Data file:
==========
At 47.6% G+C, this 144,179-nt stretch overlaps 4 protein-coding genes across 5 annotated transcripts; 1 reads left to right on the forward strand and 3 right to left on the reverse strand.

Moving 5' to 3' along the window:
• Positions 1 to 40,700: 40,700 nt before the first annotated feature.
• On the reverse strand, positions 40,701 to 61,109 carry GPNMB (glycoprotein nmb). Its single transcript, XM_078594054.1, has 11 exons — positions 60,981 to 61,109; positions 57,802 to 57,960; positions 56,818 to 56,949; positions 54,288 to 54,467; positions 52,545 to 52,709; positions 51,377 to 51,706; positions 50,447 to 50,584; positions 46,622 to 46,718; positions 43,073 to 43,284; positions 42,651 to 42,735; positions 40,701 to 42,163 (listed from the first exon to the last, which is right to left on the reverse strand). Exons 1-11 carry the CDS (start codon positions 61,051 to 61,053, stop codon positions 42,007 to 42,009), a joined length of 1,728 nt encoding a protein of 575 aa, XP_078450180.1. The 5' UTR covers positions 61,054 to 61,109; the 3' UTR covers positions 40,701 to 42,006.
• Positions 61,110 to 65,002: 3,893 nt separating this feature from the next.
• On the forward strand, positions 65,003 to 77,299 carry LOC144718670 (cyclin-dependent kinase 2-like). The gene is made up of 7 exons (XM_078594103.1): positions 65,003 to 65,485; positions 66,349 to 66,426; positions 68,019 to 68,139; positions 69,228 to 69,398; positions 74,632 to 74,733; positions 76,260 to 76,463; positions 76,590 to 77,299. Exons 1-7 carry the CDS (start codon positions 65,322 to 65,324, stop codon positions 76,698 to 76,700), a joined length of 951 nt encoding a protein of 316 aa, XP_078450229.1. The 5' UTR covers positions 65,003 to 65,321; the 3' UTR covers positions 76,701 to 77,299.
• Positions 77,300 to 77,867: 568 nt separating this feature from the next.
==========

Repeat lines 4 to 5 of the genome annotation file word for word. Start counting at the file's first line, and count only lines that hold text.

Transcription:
• On the reverse strand, positions 40,701 to 61,109 carry GPNMB (glycoprotein nmb). Its single transcript, XM_078594054.1, has 11 exons — positions 60,981 to 61,109; positions 57,802 to 57,960; positions 56,818 to 56,949; positions 54,288 to 54,467; positions 52,545 to 52,709; positions 51,377 to 51,706; positions 50,447 to 50,584; positions 46,622 to 46,718; positions 43,073 to 43,284; positions 42,651 to 42,735; positions 40,701 to 42,163 (listed from the first exon to the last, which is right to left on the reverse strand). Exons 1-11 carry the CDS (start codon positions 61,051 to 61,053, stop codon positions 42,007 to 42,009), a joined length of 1,728 nt encoding a protein of 575 aa, XP_078450180.1. The 5' UTR covers positions 61,054 to 61,109; the 3' UTR covers positions 40,701 to 42,006.
• Positions 61,110 to 65,002: 3,893 nt separating this feature from the next.